Friday, November 19, 2010

The wind will carry us

Abbas Kiarostami 1999

After seeing an excellent film, it is perhaps natural to feel, at least for a while that this was the director's best. None of Kiarostami's were disappointing. But since there are many who find his films to be monotonous and empty, I may have at times had second thoughts about my own evaluation. This film reconfirms my immense liking for his movies.

He has been called painfully slow, repetetive, and plain boring. I find his description of everyday events set in a mountain village to be hypnotic, a leisured meditation on the wonder of  event-less daily existence. It is no more repetitive than a refrain that re-occurs in a song. I found this movie, in it's series of cameos of details of the ordinary--a tortoise succeeds in uprighting itself after being upturned by the sullen protagonist, a robust mother of ten shyly withdraws behind a curtain on being asked how many more the factory could produce, village folk refuse to accept payment for a jar of milk, an insect dragging it's loot--no less absorbing than a courtroom drama, or a horror film, with the difference that it gently draws you in, rather than assaulting your senses.

The present film is a sketch of life in a remote Iranian village. The camera surveys the fascinating structure of mud dwellings placed against a hillock one atop the other like a house of cards. The corn fields stretch out between the bald mountains like the Van Gogh painting. Kiarostami vision is reverential, and whether he is looking at objects or people, seeing his films is like a voyage of discovery in a territory familiar in it's humanity. His camera is as though intoxicated by the things of this world and there is an almost biblical simplicity about his observation of people. Others say his characters lack psychological depth. They certainly are not obsessed with individualism.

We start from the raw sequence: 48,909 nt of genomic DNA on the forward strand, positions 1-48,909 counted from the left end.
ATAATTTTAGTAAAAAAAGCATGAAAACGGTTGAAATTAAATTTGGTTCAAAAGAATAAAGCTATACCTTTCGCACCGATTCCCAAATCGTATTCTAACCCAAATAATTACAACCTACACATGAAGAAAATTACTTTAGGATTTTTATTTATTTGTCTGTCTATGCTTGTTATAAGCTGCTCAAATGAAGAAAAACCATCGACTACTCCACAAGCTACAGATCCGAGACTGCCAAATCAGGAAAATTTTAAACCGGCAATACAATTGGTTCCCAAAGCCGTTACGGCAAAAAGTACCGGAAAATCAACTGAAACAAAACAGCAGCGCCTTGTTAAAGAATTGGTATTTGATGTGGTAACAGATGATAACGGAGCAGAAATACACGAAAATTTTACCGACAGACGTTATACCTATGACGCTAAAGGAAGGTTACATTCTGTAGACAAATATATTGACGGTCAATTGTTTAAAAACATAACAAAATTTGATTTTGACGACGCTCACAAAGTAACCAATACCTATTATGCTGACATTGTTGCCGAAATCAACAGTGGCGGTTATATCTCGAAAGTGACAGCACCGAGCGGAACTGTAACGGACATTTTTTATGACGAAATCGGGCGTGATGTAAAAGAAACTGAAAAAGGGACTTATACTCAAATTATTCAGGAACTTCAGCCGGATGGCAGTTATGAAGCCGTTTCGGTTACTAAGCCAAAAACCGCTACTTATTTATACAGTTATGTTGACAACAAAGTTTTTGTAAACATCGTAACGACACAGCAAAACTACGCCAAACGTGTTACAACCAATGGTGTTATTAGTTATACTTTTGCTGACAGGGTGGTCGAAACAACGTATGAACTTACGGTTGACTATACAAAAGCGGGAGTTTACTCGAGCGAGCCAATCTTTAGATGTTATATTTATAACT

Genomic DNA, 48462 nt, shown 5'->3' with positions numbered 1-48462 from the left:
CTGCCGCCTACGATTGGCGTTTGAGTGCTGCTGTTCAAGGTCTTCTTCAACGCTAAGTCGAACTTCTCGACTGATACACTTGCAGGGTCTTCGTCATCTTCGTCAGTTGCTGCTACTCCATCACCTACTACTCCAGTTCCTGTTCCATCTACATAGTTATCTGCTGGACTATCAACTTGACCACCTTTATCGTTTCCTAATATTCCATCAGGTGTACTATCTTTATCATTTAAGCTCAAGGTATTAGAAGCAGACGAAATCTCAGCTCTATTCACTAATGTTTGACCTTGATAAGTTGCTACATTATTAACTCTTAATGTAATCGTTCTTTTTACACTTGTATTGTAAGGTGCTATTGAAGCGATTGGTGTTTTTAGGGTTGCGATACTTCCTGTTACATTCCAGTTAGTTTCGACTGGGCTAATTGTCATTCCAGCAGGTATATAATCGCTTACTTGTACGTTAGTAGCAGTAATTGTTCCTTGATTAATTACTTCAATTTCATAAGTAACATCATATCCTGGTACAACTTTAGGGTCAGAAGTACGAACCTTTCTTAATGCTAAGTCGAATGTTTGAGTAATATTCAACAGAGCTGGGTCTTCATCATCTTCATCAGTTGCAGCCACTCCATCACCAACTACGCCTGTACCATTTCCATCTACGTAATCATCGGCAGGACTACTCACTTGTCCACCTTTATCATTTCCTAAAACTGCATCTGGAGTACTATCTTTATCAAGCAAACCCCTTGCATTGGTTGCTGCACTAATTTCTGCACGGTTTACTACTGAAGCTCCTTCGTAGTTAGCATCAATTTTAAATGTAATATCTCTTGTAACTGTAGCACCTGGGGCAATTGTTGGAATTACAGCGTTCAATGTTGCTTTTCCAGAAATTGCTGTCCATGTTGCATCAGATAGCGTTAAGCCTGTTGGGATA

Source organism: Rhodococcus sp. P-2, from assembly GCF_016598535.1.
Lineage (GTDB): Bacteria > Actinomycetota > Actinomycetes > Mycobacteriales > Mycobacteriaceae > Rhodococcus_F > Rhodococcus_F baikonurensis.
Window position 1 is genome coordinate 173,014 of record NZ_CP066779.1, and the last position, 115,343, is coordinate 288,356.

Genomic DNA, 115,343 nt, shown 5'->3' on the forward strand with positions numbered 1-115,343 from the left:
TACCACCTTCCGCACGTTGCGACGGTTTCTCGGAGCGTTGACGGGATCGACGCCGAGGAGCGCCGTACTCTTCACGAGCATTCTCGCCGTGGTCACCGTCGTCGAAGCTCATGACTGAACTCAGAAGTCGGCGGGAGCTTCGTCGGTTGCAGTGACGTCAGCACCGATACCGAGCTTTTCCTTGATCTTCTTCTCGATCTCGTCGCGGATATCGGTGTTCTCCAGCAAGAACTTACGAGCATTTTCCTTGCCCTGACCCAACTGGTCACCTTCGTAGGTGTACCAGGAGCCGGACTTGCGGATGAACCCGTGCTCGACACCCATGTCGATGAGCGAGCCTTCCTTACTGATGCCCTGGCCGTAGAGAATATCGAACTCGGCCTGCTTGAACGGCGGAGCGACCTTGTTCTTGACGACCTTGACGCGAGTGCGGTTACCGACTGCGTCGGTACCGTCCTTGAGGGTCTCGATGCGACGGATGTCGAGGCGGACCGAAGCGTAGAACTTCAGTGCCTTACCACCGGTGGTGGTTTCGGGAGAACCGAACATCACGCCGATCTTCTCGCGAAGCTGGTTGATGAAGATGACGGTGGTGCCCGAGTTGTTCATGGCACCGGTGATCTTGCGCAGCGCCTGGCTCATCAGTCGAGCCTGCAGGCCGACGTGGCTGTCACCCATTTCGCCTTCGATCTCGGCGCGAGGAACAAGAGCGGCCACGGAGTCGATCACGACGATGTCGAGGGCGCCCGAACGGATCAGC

Kiarostami more than individuals is portraying society. The community portrayed in this film might seem idyllic, specially if one has become used to the gangster movies as a norm of human behaviour. The villagers, perhaps due to their interdependance, cherish the virtues of neighbourliness and brotherhood. Kiarostami, often criticised and banned in his own country, is hardly one to glorify religion, but the simplicity of these pastoral and agricultural hill-folk, brings out the essence of the Islamic ethos, and indeed, of any religion worth the name.

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